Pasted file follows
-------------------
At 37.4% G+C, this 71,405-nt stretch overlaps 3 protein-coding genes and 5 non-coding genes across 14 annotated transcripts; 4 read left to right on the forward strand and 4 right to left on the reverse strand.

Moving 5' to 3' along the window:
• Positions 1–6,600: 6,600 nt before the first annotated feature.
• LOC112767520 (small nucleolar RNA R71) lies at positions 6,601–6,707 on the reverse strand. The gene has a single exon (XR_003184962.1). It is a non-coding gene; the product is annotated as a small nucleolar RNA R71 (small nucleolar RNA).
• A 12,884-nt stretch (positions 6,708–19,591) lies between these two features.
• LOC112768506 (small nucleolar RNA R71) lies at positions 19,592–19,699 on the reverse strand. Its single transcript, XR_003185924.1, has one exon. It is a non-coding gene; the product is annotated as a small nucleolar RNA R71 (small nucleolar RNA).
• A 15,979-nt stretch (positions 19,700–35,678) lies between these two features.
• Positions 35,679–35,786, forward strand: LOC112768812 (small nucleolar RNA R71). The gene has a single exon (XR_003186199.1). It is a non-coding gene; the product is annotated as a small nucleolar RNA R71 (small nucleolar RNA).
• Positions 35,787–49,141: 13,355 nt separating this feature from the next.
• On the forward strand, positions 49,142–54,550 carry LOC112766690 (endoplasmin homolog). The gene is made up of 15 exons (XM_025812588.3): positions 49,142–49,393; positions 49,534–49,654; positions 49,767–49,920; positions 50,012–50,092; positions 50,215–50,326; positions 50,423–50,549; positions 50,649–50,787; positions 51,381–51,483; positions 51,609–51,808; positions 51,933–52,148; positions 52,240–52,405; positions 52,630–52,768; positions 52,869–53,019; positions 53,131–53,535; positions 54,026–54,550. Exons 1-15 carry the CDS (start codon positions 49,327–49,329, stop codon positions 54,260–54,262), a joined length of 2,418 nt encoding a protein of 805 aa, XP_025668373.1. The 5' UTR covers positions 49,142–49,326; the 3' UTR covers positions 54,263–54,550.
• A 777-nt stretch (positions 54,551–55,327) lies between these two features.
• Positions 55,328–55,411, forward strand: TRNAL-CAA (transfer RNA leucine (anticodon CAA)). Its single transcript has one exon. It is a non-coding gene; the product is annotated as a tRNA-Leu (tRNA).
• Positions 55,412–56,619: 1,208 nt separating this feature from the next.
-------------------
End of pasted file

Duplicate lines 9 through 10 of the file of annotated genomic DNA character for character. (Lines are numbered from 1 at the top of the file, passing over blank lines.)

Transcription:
• Positions 35,787–49,141: 13,355 nt separating this feature from the next.
• On the forward strand, positions 49,142–54,550 carry LOC112766690 (endoplasmin homolog). The gene is made up of 15 exons (XM_025812588.3): positions 49,142–49,393; positions 49,534–49,654; positions 49,767–49,920; positions 50,012–50,092; positions 50,215–50,326; positions 50,423–50,549; positions 50,649–50,787; positions 51,381–51,483; positions 51,609–51,808; positions 51,933–52,148; positions 52,240–52,405; positions 52,630–52,768; positions 52,869–53,019; positions 53,131–53,535; positions 54,026–54,550. Exons 1-15 carry the CDS (start codon positions 49,327–49,329, stop codon positions 54,260–54,262), a joined length of 2,418 nt encoding a protein of 805 aa, XP_025668373.1. The 5' UTR covers positions 49,142–49,326; the 3' UTR covers positions 54,263–54,550.